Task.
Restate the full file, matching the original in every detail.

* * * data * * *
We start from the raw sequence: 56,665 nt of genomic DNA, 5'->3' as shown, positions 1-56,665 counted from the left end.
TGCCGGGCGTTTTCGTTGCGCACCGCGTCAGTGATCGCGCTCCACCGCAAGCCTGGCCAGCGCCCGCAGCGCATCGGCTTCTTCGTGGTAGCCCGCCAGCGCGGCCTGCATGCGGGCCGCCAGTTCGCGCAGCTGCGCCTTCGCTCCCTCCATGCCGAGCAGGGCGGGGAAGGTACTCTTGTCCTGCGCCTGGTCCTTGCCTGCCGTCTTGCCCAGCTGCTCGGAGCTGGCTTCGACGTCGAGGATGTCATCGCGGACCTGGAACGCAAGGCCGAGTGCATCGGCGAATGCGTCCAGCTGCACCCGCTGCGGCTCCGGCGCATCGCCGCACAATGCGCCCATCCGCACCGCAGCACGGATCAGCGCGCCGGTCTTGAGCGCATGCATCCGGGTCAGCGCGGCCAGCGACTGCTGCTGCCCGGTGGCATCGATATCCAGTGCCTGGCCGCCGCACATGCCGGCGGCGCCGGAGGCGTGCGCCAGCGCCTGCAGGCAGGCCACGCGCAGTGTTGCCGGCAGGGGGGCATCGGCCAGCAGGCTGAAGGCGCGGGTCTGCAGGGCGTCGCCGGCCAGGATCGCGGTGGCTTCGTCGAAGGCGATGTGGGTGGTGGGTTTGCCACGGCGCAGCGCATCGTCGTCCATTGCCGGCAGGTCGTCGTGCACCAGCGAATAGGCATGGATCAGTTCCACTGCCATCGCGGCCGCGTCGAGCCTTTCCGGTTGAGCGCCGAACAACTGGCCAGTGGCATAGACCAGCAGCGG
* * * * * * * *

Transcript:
We start from the raw sequence: 56,665 nt of genomic DNA, 5'->3' as shown, positions 1-56,665 counted from the left end.
TGCCGGGCGTTTTCGTTGCGCACCGCGTCAGTGATCGCGCTCCACCGCAAGCCTGGCCAGCGCCCGCAGCGCATCGGCTTCTTCGTGGTAGCCCGCCAGCGCGGCCTGCATGCGGGCCGCCAGTTCGCGCAGCTGCGCCTTCGCTCCCTCCATGCCGAGCAGGGCGGGGAAGGTACTCTTGTCCTGCGCCTGGTCCTTGCCTGCCGTCTTGCCCAGCTGCTCGGAGCTGGCTTCGACGTCGAGGATGTCATCGCGGACCTGGAACGCAAGGCCGAGTGCATCGGCGAATGCGTCCAGCTGCACCCGCTGCGGCTCCGGCGCATCGCCGCACAATGCGCCCATCCGCACCGCAGCACGGATCAGCGCGCCGGTCTTGAGCGCATGCATCCGGGTCAGCGCGGCCAGCGACTGCTGCTGCCCGGTGGCATCGATATCCAGTGCCTGGCCGCCGCACATGCCGGCGGCGCCGGAGGCGTGCGCCAGCGCCTGCAGGCAGGCCACGCGCAGTGTTGCCGGCAGGGGGGCATCGGCCAGCAGGCTGAAGGCGCGGGTCTGCAGGGCGTCGCCGGCCAGGATCGCGGTGGCTTCGTCGAAGGCGATGTGGGTGGTGGGTTTGCCACGGCGCAGCGCATCGTCGTCCATTGCCGGCAGGTCGTCGTGCACCAGCGAATAGGCATGGATCAGTTCCACTGCCATCGCGGCCGCGTCGAGCCTTTCCGGTTGAGCGCCGAACAACTGGCCAGTGGCATAGACCAGCAGCGG